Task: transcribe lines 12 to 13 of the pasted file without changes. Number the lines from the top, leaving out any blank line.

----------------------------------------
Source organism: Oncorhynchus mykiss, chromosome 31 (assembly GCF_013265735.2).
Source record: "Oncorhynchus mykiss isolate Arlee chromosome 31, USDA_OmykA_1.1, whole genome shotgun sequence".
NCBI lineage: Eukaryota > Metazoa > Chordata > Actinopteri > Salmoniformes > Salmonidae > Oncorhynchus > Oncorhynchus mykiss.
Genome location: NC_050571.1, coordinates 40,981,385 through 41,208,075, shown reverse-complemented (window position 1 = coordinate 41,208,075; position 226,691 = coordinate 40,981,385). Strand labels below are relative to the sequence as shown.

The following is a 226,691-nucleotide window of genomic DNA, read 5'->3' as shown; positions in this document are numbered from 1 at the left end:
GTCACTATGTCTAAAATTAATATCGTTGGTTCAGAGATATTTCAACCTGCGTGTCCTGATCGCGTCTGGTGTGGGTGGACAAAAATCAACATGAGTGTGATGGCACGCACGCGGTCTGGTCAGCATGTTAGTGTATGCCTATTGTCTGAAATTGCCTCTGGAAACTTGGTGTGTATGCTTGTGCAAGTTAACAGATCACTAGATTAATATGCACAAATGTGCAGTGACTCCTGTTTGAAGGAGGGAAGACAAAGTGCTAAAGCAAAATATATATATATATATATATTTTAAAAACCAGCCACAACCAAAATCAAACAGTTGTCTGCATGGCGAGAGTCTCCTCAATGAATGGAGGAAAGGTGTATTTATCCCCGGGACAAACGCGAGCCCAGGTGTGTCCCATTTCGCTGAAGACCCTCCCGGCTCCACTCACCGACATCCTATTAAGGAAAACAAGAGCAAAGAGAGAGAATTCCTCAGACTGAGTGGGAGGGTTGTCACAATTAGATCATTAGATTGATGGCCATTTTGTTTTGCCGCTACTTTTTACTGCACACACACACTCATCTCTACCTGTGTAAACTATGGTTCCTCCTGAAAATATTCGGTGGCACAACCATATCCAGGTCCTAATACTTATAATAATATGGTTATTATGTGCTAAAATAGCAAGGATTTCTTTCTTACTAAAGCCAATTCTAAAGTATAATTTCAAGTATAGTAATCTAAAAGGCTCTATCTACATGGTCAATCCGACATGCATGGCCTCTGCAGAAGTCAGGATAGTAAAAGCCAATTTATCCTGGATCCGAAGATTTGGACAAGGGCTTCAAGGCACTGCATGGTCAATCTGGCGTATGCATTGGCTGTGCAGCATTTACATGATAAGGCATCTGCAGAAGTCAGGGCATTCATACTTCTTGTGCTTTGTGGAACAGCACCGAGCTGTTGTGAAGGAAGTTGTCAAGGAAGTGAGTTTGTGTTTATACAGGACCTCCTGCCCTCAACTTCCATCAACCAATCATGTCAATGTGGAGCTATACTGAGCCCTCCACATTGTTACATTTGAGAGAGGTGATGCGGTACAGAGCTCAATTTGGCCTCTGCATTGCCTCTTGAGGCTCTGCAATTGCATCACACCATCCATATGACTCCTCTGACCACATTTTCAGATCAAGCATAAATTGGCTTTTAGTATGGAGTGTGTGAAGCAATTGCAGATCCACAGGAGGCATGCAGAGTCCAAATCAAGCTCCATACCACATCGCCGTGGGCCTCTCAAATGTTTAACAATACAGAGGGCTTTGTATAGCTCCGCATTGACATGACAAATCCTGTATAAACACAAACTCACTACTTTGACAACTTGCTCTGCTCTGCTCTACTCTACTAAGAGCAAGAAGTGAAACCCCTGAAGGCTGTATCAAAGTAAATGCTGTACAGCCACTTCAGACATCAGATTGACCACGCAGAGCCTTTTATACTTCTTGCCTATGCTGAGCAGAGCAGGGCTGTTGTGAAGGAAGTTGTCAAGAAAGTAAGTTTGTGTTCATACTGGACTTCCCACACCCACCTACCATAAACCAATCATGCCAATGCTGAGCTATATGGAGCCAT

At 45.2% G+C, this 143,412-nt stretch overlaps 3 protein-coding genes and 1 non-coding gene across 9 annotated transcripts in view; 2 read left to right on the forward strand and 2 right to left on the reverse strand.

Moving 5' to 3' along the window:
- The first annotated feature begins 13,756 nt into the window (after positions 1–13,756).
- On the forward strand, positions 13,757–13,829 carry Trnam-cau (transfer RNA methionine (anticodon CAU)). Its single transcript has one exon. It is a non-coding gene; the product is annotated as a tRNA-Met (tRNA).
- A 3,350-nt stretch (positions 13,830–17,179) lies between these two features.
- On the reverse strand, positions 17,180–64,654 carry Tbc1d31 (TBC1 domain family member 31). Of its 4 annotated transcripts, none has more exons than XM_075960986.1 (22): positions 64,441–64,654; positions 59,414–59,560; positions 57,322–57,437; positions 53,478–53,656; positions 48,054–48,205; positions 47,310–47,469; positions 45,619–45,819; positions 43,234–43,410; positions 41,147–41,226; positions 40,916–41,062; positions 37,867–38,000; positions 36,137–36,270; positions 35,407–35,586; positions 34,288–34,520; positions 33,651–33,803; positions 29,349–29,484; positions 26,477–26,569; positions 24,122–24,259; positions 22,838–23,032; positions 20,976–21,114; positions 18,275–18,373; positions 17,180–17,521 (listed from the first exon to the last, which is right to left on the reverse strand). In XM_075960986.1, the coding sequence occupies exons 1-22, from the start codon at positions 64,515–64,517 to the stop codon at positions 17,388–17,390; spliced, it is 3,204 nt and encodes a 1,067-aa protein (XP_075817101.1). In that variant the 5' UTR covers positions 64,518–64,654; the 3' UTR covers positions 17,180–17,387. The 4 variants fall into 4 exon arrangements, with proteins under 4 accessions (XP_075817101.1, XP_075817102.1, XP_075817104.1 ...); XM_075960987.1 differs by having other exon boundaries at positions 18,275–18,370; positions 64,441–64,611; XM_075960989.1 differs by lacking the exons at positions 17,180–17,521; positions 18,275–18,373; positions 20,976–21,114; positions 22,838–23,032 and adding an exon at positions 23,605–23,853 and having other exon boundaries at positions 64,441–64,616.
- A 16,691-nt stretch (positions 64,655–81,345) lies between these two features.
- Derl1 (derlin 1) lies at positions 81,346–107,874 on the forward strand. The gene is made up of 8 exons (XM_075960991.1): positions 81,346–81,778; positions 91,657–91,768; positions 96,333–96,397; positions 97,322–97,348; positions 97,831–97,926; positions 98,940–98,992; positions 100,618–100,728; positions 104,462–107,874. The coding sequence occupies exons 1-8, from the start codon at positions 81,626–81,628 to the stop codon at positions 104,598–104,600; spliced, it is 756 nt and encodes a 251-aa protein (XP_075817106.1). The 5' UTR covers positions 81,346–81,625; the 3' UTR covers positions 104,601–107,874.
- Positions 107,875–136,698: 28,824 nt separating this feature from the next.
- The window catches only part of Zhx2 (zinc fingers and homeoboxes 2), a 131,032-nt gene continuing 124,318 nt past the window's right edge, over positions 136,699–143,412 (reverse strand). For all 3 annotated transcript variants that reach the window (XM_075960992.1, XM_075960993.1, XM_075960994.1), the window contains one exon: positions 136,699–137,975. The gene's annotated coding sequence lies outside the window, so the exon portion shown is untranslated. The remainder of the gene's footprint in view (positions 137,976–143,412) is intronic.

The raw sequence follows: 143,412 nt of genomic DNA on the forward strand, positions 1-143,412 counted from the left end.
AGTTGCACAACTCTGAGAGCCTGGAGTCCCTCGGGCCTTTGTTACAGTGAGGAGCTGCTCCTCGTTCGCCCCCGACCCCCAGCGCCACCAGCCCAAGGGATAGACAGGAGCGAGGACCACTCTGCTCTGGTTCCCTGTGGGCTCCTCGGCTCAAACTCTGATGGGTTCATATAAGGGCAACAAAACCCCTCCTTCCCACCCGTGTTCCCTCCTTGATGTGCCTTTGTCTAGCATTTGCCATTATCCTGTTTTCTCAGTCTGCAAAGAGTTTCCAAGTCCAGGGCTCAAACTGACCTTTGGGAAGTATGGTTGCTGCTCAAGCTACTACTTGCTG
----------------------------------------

- On the reverse strand, positions 17,180–64,654 carry Tbc1d31 (TBC1 domain family member 31). Of its 4 annotated transcripts, none has more exons than XM_075960986.1 (22): positions 64,441–64,654; positions 59,414–59,560; positions 57,322–57,437; positions 53,478–53,656; positions 48,054–48,205; positions 47,310–47,469; positions 45,619–45,819; positions 43,234–43,410; positions 41,147–41,226; positions 40,916–41,062; positions 37,867–38,000; positions 36,137–36,270; positions 35,407–35,586; positions 34,288–34,520; positions 33,651–33,803; positions 29,349–29,484; positions 26,477–26,569; positions 24,122–24,259; positions 22,838–23,032; positions 20,976–21,114; positions 18,275–18,373; positions 17,180–17,521 (listed from the first exon to the last, which is right to left on the reverse strand). In XM_075960986.1, the coding sequence occupies exons 1-22, from the start codon at positions 64,515–64,517 to the stop codon at positions 17,388–17,390; spliced, it is 3,204 nt and encodes a 1,067-aa protein (XP_075817101.1). In that variant the 5' UTR covers positions 64,518–64,654; the 3' UTR covers positions 17,180–17,387. The 4 variants fall into 4 exon arrangements, with proteins under 4 accessions (XP_075817101.1, XP_075817102.1, XP_075817104.1 ...); XM_075960987.1 differs by having other exon boundaries at positions 18,275–18,370; positions 64,441–64,611; XM_075960989.1 differs by lacking the exons at positions 17,180–17,521; positions 18,275–18,373; positions 20,976–21,114; positions 22,838–23,032 and adding an exon at positions 23,605–23,853 and having other exon boundaries at positions 64,441–64,616.
- A 16,691-nt stretch (positions 64,655–81,345) lies between these two features.